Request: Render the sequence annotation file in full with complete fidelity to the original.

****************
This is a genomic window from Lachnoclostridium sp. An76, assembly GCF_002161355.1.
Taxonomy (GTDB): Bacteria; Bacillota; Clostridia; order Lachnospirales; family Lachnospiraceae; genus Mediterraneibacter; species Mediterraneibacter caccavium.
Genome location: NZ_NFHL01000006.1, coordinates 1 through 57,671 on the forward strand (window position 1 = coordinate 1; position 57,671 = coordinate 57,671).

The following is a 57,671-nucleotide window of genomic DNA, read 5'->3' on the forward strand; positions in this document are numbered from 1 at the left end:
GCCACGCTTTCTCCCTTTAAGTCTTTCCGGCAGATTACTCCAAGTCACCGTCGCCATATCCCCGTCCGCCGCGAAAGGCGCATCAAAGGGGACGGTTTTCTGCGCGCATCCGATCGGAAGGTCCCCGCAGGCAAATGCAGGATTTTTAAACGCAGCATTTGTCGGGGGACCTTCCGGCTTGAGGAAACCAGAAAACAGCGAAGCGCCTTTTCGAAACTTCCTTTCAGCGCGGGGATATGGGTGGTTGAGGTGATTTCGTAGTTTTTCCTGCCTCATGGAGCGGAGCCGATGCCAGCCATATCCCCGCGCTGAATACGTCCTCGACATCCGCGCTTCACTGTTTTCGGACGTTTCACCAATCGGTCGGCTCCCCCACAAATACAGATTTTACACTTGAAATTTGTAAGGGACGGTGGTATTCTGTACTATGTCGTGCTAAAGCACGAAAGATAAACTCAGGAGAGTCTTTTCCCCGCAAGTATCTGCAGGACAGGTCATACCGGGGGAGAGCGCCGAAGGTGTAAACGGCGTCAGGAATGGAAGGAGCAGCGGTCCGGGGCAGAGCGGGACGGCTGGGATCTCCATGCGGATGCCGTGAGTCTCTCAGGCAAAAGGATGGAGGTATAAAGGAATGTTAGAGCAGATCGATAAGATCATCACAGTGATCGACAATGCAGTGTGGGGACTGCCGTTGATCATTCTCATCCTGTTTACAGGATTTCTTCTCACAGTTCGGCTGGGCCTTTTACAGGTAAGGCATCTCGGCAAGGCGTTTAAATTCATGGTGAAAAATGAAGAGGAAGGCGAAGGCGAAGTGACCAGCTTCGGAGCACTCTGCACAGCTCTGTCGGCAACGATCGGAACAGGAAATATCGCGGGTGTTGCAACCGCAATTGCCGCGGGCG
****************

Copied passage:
This is a genomic window from Lachnoclostridium sp. An76, assembly GCF_002161355.1.
Taxonomy (GTDB): Bacteria; Bacillota; Clostridia; order Lachnospirales; family Lachnospiraceae; genus Mediterraneibacter; species Mediterraneibacter caccavium.
Genome location: NZ_NFHL01000006.1, coordinates 1 through 57,671 on the forward strand (window position 1 = coordinate 1; position 57,671 = coordinate 57,671).

The following is a 57,671-nucleotide window of genomic DNA, read 5'->3' on the forward strand; positions in this document are numbered from 1 at the left end:
GCCACGCTTTCTCCCTTTAAGTCTTTCCGGCAGATTACTCCAAGTCACCGTCGCCATATCCCCGTCCGCCGCGAAAGGCGCATCAAAGGGGACGGTTTTCTGCGCGCATCCGATCGGAAGGTCCCCGCAGGCAAATGCAGGATTTTTAAACGCAGCATTTGTCGGGGGACCTTCCGGCTTGAGGAAACCAGAAAACAGCGAAGCGCCTTTTCGAAACTTCCTTTCAGCGCGGGGATATGGGTGGTTGAGGTGATTTCGTAGTTTTTCCTGCCTCATGGAGCGGAGCCGATGCCAGCCATATCCCCGCGCTGAATACGTCCTCGACATCCGCGCTTCACTGTTTTCGGACGTTTCACCAATCGGTCGGCTCCCCCACAAATACAGATTTTACACTTGAAATTTGTAAGGGACGGTGGTATTCTGTACTATGTCGTGCTAAAGCACGAAAGATAAACTCAGGAGAGTCTTTTCCCCGCAAGTATCTGCAGGACAGGTCATACCGGGGGAGAGCGCCGAAGGTGTAAACGGCGTCAGGAATGGAAGGAGCAGCGGTCCGGGGCAGAGCGGGACGGCTGGGATCTCCATGCGGATGCCGTGAGTCTCTCAGGCAAAAGGATGGAGGTATAAAGGAATGTTAGAGCAGATCGATAAGATCATCACAGTGATCGACAATGCAGTGTGGGGACTGCCGTTGATCATTCTCATCCTGTTTACAGGATTTCTTCTCACAGTTCGGCTGGGCCTTTTACAGGTAAGGCATCTCGGCAAGGCGTTTAAATTCATGGTGAAAAATGAAGAGGAAGGCGAAGGCGAAGTGACCAGCTTCGGAGCACTCTGCACAGCTCTGTCGGCAACGATCGGAACAGGAAATATCGCGGGTGTTGCAACCGCAATTGCCGCGGGCG